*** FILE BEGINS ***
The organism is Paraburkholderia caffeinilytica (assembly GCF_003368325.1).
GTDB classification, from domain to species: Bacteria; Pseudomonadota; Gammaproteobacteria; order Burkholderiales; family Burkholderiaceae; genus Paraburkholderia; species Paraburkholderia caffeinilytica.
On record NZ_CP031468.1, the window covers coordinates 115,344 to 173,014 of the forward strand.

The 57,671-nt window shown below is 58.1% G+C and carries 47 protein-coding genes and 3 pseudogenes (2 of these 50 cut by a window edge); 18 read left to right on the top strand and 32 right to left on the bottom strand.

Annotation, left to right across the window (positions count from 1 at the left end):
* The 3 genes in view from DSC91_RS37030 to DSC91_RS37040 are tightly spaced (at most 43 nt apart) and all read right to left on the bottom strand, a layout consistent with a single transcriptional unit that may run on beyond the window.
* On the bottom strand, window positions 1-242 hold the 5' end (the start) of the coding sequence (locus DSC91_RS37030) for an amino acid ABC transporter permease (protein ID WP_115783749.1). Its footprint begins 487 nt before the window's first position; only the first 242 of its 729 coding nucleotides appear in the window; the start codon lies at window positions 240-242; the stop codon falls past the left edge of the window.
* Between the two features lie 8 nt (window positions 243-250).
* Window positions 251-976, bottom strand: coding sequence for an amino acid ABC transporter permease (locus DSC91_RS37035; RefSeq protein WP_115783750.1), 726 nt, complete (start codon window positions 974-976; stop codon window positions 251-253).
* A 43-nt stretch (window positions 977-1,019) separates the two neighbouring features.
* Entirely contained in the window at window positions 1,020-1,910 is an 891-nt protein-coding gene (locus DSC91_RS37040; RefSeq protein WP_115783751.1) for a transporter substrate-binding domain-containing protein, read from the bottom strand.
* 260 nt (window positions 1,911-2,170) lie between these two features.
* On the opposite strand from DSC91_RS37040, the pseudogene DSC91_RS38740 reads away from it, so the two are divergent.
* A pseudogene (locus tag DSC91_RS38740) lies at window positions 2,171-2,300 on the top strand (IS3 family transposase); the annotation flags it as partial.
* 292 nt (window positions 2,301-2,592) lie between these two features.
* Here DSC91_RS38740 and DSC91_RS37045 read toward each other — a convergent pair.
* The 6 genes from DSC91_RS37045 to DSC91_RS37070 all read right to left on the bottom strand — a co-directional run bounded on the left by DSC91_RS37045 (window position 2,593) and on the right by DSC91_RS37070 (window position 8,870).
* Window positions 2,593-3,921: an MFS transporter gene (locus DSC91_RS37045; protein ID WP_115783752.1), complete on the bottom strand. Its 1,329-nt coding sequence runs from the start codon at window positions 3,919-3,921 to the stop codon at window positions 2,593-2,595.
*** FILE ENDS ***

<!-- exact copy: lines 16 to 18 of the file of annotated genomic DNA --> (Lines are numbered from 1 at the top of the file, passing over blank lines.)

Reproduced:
* Here DSC91_RS38740 and DSC91_RS37045 read toward each other — a convergent pair.
* The 6 genes from DSC91_RS37045 to DSC91_RS37070 all read right to left on the bottom strand — a co-directional run bounded on the left by DSC91_RS37045 (window position 2,593) and on the right by DSC91_RS37070 (window position 8,870).
* Window positions 2,593-3,921: an MFS transporter gene (locus DSC91_RS37045; protein ID WP_115783752.1), complete on the bottom strand. Its 1,329-nt coding sequence runs from the start codon at window positions 3,919-3,921 to the stop codon at window positions 2,593-2,595.